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We began the day with breakfast in the hotel, which featured an extravagant buffet and menu – we made do with the buffet this time. Then we talked with Lan, one of the incredibly friendly people here at the hotel, about trips to Ha Long Bay. We had one 5 star cruise in mind but we ended up going for a different one on her advice, and also changed the length of our trip to 2 nights. A very luxurious boat, and it goes to a less visited and less touristy area, Lan Ha Bay, which was only opened up to tourists a couple of years ago. Despite all that it was still a very reasonable price.

That organised, we headed out into the very humid and chaotic city towards the Temple of Literature, a complex dedicated to Confucius founded in 1070. The streets were incredibly crowded and busy, swarming with people and beeping scooters and motorbikes. We were quickly covered in a sheen of sweat. At each road crossing we further perfected the knack of walking steadily and fearlessly into the stream of traffic and letting it flow around us.

The Temple was a welcome oasis. It is a series of greens and courtyards divided by gates, with a large square pond flanked by roofed enclosures. These protect large stone stelae, sitting on turtle statues, that record the achievements of long-dead scholars. At the end a pavilion housed a temple to Confucius. Children and tourists rubbed two bronze flamingo statues, presumably for luck.

It was very hot and humid and we were both still adjusting to the time zone, so this was a good slow start to our sightseeing.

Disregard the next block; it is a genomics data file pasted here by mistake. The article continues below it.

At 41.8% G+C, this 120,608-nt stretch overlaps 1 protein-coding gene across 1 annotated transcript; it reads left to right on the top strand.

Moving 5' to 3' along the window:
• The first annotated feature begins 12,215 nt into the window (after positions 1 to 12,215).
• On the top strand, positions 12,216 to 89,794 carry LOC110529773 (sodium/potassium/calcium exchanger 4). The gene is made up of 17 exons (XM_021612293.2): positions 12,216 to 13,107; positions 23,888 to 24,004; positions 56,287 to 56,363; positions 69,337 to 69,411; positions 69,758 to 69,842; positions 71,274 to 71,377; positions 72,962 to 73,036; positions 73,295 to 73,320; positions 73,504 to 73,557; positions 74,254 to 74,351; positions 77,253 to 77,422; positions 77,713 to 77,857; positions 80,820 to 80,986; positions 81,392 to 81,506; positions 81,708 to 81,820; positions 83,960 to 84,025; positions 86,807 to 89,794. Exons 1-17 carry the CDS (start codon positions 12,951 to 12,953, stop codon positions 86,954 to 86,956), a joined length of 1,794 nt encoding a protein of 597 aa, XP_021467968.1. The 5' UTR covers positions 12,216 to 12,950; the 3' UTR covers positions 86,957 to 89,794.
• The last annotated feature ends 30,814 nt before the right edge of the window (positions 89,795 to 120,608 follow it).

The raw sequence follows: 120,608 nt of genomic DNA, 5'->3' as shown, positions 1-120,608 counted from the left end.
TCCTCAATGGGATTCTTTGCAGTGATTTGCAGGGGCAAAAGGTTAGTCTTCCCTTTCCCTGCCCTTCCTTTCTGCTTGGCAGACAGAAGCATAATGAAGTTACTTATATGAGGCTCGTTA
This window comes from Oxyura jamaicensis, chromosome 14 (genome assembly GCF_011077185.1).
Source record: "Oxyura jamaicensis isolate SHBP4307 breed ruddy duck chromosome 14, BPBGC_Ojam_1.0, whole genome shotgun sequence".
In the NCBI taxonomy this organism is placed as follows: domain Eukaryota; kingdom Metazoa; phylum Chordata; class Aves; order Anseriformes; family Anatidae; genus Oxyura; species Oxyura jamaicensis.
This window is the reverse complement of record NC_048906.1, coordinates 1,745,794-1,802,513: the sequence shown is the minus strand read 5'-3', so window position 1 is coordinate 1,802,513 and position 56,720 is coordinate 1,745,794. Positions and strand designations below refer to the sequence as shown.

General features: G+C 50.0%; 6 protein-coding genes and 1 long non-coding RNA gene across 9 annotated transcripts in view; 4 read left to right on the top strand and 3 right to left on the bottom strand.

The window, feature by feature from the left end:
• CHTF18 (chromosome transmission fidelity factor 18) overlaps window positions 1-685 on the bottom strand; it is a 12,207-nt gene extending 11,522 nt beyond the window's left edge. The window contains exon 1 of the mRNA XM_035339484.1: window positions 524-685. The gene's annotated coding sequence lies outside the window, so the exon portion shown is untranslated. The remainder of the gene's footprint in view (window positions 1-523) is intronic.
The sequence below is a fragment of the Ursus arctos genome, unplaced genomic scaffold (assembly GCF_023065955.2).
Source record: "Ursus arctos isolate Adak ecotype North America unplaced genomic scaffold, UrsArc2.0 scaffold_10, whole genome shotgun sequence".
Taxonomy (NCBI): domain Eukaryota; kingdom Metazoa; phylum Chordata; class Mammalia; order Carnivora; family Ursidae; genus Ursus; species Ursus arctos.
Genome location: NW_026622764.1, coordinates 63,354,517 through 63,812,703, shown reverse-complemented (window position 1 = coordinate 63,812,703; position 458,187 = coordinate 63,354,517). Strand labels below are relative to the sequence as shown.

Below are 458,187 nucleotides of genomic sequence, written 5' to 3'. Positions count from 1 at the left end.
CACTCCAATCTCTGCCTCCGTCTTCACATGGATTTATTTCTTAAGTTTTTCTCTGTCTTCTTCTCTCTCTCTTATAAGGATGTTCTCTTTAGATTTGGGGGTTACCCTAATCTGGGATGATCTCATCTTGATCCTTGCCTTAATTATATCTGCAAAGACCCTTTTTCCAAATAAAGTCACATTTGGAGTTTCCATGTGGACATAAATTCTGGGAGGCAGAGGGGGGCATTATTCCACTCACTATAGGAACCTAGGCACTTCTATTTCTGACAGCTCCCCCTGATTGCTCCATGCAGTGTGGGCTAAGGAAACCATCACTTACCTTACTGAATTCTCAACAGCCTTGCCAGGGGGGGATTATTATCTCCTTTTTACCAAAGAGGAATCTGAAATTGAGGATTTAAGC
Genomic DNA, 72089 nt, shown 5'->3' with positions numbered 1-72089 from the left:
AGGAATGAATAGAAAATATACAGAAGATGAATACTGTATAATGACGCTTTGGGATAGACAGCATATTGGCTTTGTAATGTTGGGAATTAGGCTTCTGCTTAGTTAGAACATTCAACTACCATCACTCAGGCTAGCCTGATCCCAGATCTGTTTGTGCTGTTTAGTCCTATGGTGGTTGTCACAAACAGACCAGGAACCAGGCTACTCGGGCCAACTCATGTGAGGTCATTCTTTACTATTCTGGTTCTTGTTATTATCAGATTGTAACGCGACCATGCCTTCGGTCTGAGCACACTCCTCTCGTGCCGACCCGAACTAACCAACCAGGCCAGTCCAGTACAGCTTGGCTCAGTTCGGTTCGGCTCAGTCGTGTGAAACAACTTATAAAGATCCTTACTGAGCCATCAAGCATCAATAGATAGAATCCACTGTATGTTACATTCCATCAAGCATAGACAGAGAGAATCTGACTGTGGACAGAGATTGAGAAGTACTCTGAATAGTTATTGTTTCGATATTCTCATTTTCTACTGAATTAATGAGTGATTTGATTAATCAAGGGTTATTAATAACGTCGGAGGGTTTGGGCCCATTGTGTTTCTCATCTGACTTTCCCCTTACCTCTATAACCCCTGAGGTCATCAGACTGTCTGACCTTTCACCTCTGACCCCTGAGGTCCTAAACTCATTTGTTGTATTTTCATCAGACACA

From there we walked to the Imperial Citadel of Thăng Long, an historical site going back 1000 years. Before entering we had a good long lunch in a busy outdoor cafe out the front. The site was huge, and featured a large gate, remnants of the citadel uncovered by archaeological digs, various galleries and displays including an ancient pottery exhibit, and old 60s command bunkers (the North Vietnamese military command had its HQ here from 1954 to 1975) – an eclectic grab-bag of stuff. There was hardly anyone around.

We were both pretty exhausted by this point, so we headed back to the hotel for a rest, then decided to go back up to the nearby rooftop bar for a couple of pre-dinner drinks.

After showering and changing for dinner, we walked to a nearby restaurant called Madame Hien. We sat in the leafy courtyard out the front of a restored 19th century villa and enjoyed delicious Vietnamese food and friendly service. A perfect end to a very full first day. As always, it’s amazing how much you can pack into a day when you’re travelling.

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